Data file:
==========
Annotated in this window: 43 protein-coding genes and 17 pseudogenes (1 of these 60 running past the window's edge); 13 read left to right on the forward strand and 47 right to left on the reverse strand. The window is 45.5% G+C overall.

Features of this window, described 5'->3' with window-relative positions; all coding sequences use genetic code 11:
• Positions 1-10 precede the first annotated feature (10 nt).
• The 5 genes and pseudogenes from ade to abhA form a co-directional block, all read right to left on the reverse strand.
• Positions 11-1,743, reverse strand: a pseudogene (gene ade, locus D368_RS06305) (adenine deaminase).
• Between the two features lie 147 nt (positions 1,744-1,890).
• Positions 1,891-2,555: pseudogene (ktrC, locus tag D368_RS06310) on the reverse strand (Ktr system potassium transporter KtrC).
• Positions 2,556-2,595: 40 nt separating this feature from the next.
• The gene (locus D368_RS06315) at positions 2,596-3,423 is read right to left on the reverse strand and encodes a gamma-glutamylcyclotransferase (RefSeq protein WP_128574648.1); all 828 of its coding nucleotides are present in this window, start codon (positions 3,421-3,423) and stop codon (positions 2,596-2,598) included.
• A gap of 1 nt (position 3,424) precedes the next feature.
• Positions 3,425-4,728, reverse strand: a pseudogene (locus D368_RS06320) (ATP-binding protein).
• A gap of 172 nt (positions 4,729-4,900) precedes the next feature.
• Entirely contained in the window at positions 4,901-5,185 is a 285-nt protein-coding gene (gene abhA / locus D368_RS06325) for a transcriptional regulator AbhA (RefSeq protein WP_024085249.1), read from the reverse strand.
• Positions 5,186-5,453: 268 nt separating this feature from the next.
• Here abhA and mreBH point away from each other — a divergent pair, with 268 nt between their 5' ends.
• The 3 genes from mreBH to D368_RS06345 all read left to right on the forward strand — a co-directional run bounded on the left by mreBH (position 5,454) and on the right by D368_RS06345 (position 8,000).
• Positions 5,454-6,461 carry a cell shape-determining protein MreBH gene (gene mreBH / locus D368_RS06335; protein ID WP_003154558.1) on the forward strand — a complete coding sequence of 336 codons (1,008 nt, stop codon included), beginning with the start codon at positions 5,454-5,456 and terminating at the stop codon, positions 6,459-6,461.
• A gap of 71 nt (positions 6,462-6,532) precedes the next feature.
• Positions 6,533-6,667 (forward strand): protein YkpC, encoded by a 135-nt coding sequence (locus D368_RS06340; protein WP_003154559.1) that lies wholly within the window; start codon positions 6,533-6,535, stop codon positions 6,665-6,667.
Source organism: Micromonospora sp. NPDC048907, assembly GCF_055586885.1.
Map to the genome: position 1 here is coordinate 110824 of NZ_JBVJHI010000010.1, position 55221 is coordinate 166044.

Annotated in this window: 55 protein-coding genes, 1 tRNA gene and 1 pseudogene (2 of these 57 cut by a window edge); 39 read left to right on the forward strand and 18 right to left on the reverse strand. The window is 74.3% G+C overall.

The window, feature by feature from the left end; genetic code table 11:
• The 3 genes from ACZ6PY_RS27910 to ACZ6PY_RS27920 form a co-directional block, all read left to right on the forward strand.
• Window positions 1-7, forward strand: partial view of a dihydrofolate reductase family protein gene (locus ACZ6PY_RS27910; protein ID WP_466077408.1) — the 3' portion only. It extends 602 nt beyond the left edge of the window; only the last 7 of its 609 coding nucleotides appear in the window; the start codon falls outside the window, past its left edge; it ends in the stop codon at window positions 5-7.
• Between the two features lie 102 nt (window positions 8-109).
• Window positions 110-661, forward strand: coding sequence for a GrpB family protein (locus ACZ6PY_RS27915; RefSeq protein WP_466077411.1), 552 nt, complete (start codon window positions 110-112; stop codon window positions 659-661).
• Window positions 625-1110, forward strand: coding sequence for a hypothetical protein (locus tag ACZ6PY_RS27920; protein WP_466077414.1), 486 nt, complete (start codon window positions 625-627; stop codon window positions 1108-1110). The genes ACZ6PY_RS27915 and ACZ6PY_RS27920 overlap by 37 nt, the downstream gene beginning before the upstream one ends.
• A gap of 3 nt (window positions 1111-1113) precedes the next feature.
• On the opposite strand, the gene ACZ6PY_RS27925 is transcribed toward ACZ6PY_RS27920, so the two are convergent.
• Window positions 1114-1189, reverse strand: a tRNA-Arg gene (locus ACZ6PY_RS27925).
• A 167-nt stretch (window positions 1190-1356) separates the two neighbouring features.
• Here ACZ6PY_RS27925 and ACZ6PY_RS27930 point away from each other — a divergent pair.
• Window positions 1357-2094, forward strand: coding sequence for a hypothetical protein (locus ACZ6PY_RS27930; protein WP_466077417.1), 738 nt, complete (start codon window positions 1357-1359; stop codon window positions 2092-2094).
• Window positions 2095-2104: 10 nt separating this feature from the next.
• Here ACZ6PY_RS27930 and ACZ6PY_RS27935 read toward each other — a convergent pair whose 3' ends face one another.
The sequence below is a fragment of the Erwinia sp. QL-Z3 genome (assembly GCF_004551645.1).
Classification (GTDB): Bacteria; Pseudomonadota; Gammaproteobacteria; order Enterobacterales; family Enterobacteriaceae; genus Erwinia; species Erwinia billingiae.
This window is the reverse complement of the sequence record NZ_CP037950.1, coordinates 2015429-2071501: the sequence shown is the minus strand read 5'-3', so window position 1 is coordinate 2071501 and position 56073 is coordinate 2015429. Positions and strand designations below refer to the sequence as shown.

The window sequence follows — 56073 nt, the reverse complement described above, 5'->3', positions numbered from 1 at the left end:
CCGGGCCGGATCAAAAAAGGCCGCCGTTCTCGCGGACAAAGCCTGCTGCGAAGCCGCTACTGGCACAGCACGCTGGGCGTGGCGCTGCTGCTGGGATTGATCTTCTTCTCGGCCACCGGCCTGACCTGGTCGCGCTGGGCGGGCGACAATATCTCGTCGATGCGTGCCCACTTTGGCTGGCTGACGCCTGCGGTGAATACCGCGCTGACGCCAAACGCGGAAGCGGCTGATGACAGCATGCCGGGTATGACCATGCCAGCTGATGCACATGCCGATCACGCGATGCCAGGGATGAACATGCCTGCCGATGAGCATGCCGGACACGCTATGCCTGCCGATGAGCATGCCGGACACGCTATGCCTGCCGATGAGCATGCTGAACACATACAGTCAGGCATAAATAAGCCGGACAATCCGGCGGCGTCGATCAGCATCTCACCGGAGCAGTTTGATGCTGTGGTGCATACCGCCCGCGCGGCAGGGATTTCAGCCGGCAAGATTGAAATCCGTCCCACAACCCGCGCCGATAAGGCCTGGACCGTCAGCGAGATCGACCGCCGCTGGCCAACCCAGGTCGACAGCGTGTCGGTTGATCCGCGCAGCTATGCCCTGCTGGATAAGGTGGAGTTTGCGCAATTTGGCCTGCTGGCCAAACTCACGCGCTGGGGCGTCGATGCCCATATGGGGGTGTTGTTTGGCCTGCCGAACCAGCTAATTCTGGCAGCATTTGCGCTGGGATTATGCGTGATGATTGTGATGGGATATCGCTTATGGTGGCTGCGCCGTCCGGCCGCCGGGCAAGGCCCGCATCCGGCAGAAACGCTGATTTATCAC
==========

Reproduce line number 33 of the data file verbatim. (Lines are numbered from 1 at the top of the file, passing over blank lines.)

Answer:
• Here ACZ6PY_RS27925 and ACZ6PY_RS27930 point away from each other — a divergent pair.